If that is in fact your voltage regulator, it could just be defective. I would disconnect those wires from the regulator, and start the engine and check to see if you have about 26 volts AC from two of those wires. The other wire should be the 12 volt DC battery charging wire with a good regulator. If you don't have the 26 volts, then the alternator is bad.
Power-trac 422 2003 model and 428 January 2015 model
Thanks guys this seems to be my findings. I guess $25 won't be too bad. The old one is completely burnt out. I had had trouble keeping the battery charged on my 422 but didn't find this problem till the PTO wouldn't switch flow to the PTO hoses. I started looking and thought this burnt out thing was the problem. Not!! This was another problem.
The machine would only do the grunt thing when I turned the PTO switch on and act like nothing was hooked to the hoses. After calling Terry of Power-trac I took the nut loose on the solenoid mounted to the block, (as I said different problem) twisted and pecked around on it, put the solenoid back together. The PTO was fine after that.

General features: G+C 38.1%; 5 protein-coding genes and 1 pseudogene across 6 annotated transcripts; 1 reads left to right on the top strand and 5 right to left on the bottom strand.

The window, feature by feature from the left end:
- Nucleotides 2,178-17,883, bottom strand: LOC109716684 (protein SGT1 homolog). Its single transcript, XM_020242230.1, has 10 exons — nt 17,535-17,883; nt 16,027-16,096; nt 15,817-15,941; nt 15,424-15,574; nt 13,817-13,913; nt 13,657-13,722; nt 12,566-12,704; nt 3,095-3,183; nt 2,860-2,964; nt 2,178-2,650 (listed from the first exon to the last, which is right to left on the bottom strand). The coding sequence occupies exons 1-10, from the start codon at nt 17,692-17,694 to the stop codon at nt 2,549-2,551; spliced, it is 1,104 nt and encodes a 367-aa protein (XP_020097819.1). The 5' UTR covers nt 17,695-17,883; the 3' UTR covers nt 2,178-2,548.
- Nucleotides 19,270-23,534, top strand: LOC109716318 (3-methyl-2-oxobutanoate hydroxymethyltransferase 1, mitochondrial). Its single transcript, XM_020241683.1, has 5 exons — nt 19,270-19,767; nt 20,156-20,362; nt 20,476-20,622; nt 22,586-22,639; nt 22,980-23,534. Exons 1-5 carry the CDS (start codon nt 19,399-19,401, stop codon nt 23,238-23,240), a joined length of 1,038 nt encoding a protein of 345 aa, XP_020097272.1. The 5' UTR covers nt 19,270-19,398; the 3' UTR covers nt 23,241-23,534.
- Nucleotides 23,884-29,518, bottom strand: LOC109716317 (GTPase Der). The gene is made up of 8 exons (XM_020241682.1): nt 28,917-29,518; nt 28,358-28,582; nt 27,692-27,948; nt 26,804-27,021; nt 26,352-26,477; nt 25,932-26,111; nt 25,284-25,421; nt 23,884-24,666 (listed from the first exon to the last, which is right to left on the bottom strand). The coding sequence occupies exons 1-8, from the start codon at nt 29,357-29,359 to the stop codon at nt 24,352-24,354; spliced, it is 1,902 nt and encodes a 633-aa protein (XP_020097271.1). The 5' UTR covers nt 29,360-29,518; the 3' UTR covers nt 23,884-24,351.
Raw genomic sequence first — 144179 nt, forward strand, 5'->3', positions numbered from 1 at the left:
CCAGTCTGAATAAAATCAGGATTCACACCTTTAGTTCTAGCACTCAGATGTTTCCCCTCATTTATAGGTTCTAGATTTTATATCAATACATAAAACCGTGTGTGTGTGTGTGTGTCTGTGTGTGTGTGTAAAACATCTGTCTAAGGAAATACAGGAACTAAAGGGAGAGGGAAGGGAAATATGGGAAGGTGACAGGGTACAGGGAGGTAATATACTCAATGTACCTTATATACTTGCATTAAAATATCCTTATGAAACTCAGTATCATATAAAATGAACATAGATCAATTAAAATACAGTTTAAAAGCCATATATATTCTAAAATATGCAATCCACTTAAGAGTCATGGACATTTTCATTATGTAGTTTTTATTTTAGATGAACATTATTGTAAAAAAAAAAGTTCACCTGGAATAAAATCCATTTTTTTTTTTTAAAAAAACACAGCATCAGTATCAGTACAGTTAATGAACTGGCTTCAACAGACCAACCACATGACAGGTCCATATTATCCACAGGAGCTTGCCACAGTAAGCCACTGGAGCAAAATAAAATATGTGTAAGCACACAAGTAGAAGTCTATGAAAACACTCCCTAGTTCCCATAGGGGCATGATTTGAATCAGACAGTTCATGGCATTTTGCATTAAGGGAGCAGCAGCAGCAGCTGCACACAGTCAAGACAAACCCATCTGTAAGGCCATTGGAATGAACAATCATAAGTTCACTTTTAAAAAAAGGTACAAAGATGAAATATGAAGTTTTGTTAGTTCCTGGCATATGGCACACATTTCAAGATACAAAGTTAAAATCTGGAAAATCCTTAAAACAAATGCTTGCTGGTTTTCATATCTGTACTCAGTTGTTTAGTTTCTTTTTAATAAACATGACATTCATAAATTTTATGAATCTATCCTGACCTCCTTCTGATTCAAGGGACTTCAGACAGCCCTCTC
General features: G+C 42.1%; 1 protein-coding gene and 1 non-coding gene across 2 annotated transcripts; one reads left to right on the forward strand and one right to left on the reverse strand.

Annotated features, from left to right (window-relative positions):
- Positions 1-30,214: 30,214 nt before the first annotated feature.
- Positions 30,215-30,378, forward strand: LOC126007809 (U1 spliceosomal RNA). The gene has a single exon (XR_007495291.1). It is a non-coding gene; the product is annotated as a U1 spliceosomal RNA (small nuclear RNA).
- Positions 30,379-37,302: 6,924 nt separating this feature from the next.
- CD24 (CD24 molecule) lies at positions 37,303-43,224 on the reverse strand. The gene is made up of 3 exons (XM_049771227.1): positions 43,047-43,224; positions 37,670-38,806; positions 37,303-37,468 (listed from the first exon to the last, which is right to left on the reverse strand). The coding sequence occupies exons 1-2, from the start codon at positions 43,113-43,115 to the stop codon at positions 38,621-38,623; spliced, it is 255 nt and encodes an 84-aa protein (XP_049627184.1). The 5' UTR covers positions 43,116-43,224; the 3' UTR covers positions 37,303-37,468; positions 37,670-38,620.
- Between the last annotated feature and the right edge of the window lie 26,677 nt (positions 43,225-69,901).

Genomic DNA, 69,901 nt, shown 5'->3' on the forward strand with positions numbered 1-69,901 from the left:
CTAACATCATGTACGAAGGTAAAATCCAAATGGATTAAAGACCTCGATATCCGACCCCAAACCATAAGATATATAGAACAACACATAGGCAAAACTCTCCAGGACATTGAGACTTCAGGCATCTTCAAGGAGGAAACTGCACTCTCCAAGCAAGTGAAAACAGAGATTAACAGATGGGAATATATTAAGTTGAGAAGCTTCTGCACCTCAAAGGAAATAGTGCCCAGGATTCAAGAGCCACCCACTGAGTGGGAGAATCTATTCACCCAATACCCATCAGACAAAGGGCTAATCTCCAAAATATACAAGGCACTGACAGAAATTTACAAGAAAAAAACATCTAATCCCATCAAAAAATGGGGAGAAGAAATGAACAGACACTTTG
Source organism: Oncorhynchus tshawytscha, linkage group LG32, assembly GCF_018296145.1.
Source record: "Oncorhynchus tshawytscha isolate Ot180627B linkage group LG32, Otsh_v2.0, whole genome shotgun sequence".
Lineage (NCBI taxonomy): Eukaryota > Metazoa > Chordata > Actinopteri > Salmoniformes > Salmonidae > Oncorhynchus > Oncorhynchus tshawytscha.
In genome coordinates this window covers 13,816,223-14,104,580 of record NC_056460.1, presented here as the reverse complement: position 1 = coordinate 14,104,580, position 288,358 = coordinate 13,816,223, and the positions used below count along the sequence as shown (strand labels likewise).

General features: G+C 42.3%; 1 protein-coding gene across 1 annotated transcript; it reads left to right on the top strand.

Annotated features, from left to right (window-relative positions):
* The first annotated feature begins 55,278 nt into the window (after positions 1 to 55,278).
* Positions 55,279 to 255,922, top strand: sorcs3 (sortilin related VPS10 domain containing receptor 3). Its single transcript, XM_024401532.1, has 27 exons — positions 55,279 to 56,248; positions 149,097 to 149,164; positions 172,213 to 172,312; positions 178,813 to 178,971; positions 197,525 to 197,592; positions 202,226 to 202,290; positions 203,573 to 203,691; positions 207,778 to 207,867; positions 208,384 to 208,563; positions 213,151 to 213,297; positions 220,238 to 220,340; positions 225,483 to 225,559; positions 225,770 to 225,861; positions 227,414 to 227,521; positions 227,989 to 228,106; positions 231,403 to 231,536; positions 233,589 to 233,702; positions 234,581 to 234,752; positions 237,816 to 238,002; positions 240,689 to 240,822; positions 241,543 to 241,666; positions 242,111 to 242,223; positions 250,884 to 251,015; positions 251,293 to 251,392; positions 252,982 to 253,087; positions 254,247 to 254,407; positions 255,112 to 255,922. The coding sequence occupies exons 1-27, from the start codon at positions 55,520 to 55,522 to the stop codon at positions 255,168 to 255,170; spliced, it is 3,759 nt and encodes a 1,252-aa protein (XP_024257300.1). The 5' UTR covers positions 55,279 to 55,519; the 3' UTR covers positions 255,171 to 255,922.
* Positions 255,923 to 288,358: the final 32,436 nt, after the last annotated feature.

PS. Terry said only tighten the nut on the solenoid to 10 ft. lbs. (not to tight).
Now after this I will be able to use my PT as long as I keep the battery charged. At least till I get a voltage regulator and make up some new wires that the insulation was burnt off of.
Thanks again for the help and I hope this discussion goes beyond helping me and adds to the already large value of this forum.
I had a similar problem two years ago with my PTO solenoid. At the same time I had a 30 amp voltage regulator, original equipment, that kept going bad. My PTO solenoid problem did not go away after I solved the voltage regulator problem. I assume the ignition switch would heat up and dropped the voltage to the PTO solenoid. Rather than replace the switch, I installed a wire with a fuse from the battery post on the starter to the PTO switch. No more PTO solenoid problems. Yes , the PTO solenoid switch will remain energized with the ignition key off. I kept the wire from the PTO switch to the ignition switch that prevents the engine from starting with the PTO switch ON.